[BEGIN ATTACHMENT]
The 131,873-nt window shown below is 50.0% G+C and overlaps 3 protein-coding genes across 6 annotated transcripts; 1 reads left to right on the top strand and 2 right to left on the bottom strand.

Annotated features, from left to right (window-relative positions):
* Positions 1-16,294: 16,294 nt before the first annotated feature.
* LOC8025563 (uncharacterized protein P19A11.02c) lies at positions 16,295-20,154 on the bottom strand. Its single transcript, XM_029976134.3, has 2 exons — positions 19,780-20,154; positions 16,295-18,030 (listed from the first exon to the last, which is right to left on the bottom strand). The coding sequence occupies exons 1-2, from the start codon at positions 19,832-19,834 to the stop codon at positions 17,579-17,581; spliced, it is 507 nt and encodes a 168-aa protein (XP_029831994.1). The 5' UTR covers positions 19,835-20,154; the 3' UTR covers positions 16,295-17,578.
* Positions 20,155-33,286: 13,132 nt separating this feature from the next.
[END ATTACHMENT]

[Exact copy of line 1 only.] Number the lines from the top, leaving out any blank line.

The 131,873-nt window shown below is 50.0% G+C and overlaps 3 protein-coding genes across 6 annotated transcripts; 1 reads left to right on the top strand and 2 right to left on the bottom strand.